Kathryn Occhipinti: One of my favorite things about being an author of language books is the opportunity this presents to travel and explore other countries. I have actually used drafts of the pocket phrase books myself in Italy and France prior to publication to ensure that the phrases are helpful and easy to find. I’ve modified the books based on phrases that I’ve found I have personally needed to remember and even reorganized the phrases in each chapter as needed to make the books user-friendly. Also, I have taken most of the photographs for the Italian books myself during my many trips all over Italy, and I love to take street scenes to inspire others to travel.

IAN: Who designed the covers?

Kathryn Occhipinti: The cover of the pocket phrase book has particular meaning for me. I took the cover image of St. Mark’s Square myself from the deck of a water taxi in Venice, on my first return trip to Italy after my divorce, with the intent of finally publishing the book I had been working on for so many years. The font for the cover was originally from the fonts chosen in the book, but has since been modified so the word “Italian” is easier to see.

I designed the covers for my reference books and the textbook as well. For these larger books, I made the photograph of St. Mark’s Square in Venice into a postcard image, which I included in various ways as the focal point for each cover, in order to link the covers of the books together visually. All Conversational Italian for Travelers books are also unified as a set with the color of the Italian flag on the right hand side.

For the French phrase book, I took a photographer along in order to shoot the cover, and we had fun competing for the best shots in Paris and the south of France. Then I put each of our top choices for the cover on social media for a vote during a book give-away. In the end, of course, being the professional, he won the competition and I chose his photo of the Eiffel Tower as the cover for my phrase book.

IAN: What book are you reading now?

Kathryn Occhipinti: Right now, I am continuing to read the series of novels by Gianrico Carofiglio a novelist and former antiMafia judge in the city of Bari, Italy. I admire his straight-forward writing style and his engaging and true-to-life stories of Italian life. I also find that his books spark my own realizations about the Italian language that often become topics for my blogs. I would also like to mention (as I always do when someone asks me what I do to learn Italian myself) the Detective Montalbano series by the world-renown author of Sicily, Andrea Camilleri. Although I most often watch the series on T.V. rather than read the novels, which are written in mixed Italian and Sicilian dialect, this series has truly helped me to learn and remember the “important phrases” spoken by Italians today.

IAN: Tell us about your next book or a work in progress.

Kathryn Occhipinti: Over the last four years, I have been an avid blogger about the Italian subjunctive mood, which I feel is the key to becoming fluid in the Italian language. This series of blogs will be compiled in a handbook that will take the mystery out of how to use the subjunctive mood. Written in my clear, conversational style and laid out for visual learners, this book should be useful for both adult self-study and as a supplement to formal Italian language courses. Look for this book in late 2020 or 2021.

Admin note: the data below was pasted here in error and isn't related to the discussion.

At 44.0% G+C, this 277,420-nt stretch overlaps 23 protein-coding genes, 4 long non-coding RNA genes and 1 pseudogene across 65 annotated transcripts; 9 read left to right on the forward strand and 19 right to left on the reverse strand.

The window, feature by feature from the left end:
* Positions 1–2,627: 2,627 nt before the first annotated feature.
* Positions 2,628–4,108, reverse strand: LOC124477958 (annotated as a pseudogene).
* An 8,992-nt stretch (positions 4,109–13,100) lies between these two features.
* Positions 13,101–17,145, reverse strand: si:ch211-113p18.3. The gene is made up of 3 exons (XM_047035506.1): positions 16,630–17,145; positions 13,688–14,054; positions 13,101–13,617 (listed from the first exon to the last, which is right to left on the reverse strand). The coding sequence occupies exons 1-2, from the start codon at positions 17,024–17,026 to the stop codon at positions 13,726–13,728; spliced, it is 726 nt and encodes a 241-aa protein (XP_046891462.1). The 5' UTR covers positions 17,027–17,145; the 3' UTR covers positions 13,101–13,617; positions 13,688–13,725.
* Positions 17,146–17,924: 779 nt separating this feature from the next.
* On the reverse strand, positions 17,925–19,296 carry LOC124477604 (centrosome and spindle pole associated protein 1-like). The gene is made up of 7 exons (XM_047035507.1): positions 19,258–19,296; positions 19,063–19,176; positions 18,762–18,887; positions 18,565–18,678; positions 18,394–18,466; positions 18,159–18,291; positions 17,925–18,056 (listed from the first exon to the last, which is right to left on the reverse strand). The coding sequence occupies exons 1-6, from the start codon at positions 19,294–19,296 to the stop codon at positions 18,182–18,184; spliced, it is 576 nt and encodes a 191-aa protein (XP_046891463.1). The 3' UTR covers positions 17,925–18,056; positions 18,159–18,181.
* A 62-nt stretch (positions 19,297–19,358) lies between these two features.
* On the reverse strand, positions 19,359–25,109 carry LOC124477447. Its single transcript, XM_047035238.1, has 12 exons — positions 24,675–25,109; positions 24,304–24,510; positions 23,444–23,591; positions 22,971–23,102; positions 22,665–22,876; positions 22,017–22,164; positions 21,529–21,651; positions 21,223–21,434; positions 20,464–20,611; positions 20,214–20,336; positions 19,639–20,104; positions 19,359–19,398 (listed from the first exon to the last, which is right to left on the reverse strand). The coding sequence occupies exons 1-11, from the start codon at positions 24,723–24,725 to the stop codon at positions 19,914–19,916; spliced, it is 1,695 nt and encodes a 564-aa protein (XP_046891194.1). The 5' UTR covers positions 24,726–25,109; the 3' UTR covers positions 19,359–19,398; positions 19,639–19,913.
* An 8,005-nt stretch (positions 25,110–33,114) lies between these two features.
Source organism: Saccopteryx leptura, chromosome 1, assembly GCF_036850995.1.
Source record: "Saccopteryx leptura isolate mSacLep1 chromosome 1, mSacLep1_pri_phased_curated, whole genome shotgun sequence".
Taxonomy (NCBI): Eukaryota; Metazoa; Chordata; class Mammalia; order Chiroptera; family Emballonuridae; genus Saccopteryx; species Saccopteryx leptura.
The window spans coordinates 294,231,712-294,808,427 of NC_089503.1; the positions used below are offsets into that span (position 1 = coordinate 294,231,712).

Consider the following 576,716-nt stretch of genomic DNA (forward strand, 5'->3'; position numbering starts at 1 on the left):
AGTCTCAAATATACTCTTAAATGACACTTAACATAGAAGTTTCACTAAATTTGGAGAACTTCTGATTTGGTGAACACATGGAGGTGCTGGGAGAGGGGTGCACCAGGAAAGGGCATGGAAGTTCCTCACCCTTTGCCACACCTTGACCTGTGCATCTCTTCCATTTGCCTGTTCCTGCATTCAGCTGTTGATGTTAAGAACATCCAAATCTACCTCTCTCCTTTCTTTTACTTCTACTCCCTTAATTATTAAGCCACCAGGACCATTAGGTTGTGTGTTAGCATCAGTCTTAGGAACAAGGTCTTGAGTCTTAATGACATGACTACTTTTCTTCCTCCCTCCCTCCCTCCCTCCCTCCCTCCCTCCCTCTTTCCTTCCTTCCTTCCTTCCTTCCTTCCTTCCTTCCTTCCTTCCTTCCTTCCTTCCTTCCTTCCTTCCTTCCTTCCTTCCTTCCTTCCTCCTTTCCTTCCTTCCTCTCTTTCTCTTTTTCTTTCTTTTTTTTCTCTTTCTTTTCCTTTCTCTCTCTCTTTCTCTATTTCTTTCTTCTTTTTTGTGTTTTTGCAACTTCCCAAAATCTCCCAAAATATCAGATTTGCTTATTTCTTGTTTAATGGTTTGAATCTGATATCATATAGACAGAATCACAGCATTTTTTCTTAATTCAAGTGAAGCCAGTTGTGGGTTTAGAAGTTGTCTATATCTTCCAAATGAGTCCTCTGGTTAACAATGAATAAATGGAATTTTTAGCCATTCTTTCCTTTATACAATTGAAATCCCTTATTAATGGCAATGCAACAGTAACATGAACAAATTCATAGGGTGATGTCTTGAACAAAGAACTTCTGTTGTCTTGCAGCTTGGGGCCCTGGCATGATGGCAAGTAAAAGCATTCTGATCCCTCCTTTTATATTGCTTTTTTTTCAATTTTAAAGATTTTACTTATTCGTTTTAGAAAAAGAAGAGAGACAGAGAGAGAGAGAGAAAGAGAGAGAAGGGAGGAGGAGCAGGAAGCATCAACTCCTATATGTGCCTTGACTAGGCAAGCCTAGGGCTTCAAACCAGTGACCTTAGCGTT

I have written two Audio Dialogue Practice books for the Conversational Italian for Travelers series, which are already available on my websites, 
www.Learntravelitalian.com and www.Stellalucente.com. The Audio Dialogue books consist of phrases that build from short to more complex sentences and put verb conjugation to work in useful, everyday phrases. The vocabulary in each chapter of the Audio Dialogue books corresponds to each chapter of the textbook. The Audio Dialogue books can be used by teachers in a classroom situation, where the teacher pronounces phrases and the students listen and repeat. The phrases for Volume 1 of the Audio books have been recorded by native Italian speakers and should be made available as a jump drive or downloadable content for students to listen to and practice with sometime in 2020.

The “Just the Important Phrases” pocket travel book will be continued with translations planned next for Portuguese and Spanish.

Tuesday, April 9, 2019

Glenn Stevens: The IAN Interview



I grew up in Chicago glued to my TV watching Dark Shadows every summer afternoon. The vampire character known as Barnabas Collins is credited with first igniting my interest and passion for vampires and vampire stories. Later, the more romantic and erotic vampire stories like Dracula and the many films by Hammer set that passion ablaze.

I enjoy writing about vampires that are unusual creatures with unusual tastes trying to find love in a hostile world. It’s a slightly different take on a familiar tale. A take where I try to bring the undead to life and make the unbelievable – believable. 

I’m married to a wonderful woman for over 30 years who BTW has no interest in vampires.

IAN: Please tell us about your latest book.

Glenn Stevens: My latest book is titled Blood Relations – A New World. At its

core, it’s a story about survival, love, and lifetime friendships. The main character, Eros, is forced to flee his home planet to save his and his family’s lives from an alien invader known as the Scorpious, the true vampires of the universe. These beasts chase Eros across the galaxy to his new home and shoot him down causing his ship to crash into the earth. Eros manages to get off one last shot before crashing that causes the alien ship to crash as well. The crash costs Eros everything including his family and memory. This final event sets him up on a new journey of survival and discoveries.